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Re: My retreat Experience

Postby Ngawang Drolma. » Thu Jun 18, 2009 4:40 pm

Dear Craig,

I'm so glad for you! I really am :anjali:

I didn't realize that you plan to seek ordination. That's wonderful.

Best wishes,
Laura
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Re: My retreat Experience

Postby David N. Snyder » Thu Jun 18, 2009 4:52 pm

Excellent!

Retreats are often the place where many breakthroughs occur.

Keep us posted on your ordination; place and preceptor, etc., if you do decide to do that.
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Re: My retreat Experience

Postby Rhino » Thu Jun 18, 2009 5:12 pm

Thanks for describing your experience.
clw_uk wrote: I used to have the attitude of "im going to get this, im going to understand that, i want to get rid of that" forgetting the 2nd noble truth while doing all this, that wanting to get something or wanting to get rid of something is craving and so dukkha. I understood the 2nd noble truth on an intellectual basis before but i always managed to slightly keep it out of my daily practice until now and although i still have that attitude remaining, im now at least aware of it .

Thank you for reminding. That's true but frequently forgotten. I'll try to reflect on it more often.
With best wishes

Only in a vertical view, straight down into the abyss of his own personal existence, is a man capable of apprehending the perilous insecurity of his situation; and only a man who does apprehend this is prepared to listen to the Buddha's Teaching.
Nanavira Thera - Notes on Dhamma
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Re: My retreat Experience

Postby clw_uk » Thu Jun 18, 2009 5:52 pm

Rhino wrote:Thanks for describing your experience.
clw_uk wrote: I used to have the attitude of "im going to get this, im going to understand that, i want to get rid of that" forgetting the 2nd noble truth while doing all this, that wanting to get something or wanting to get rid of something is craving and so dukkha. I understood the 2nd noble truth on an intellectual basis before but i always managed to slightly keep it out of my daily practice until now and although i still have that attitude remaining, im now at least aware of it .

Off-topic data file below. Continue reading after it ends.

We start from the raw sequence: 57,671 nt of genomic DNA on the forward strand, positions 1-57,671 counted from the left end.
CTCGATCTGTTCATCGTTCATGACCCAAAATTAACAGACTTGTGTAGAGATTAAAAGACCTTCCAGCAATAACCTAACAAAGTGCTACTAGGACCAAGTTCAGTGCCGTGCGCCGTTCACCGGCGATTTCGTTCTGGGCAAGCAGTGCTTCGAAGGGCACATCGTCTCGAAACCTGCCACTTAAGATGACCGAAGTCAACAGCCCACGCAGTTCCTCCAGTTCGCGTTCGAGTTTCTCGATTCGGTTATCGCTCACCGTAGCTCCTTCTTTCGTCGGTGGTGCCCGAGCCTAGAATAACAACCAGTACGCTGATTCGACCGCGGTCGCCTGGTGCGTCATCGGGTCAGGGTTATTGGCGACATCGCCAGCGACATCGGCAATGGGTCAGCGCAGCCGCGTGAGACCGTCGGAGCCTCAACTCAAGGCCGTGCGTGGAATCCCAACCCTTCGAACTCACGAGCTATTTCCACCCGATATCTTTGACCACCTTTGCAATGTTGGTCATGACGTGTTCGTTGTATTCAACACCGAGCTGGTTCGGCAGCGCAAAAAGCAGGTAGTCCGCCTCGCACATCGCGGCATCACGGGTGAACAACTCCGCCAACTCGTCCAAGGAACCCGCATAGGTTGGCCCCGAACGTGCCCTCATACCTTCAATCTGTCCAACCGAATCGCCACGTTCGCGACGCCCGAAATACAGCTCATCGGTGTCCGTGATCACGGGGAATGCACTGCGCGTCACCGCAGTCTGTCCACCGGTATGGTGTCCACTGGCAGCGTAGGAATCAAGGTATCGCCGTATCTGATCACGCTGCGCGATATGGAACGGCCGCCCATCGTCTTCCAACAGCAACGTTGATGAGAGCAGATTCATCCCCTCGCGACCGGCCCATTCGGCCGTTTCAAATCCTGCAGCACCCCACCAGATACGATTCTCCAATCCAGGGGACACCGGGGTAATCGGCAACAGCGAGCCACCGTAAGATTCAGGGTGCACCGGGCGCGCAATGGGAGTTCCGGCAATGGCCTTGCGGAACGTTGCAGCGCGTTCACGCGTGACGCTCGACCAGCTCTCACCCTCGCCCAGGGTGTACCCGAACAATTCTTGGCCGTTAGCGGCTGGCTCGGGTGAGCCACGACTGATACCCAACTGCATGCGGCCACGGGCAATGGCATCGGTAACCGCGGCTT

Thank you for reminding. That's true but frequently forgotten. I'll try to reflect on it more often.



Glad to help :)

i found it helpful to realize that understanding Dhamma is just that, understanding. Not wanting or adverting but being mindful and fully aware of the way things are in order to understand. When we are mindful we arent adding or subtracting from experience but understanding it, "gaining" insight into it


this quote by Ajahn Sumedho may be useful for you, it is to me

Awareness is your refuge:
Awareness of the changingness of feelings,
of attitudes, of moods, of material change
and emotional change:
Stay with that, because it's a refuge that is
indestructible.
It's not something that changes.
It's a refuge you can trust in.
This refuge is not something that you create.
It's not a creation. It's not an ideal.
It's very practical and very simple, but
easily overlooked or not noticed.
When you're mindful,
you're beginning to notice,
it's like this.




Metta
Last edited by clw_uk on Thu Jun 18, 2009 5:55 pm, edited 2 times in total.
“ Your mind is likewise blocked. But the right road awaits you still. Cast out your doubts, your fears and your desires, let go of grief and of hope as well, for where these rule , then the mind is their subject." Boetius
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Re: My retreat Experience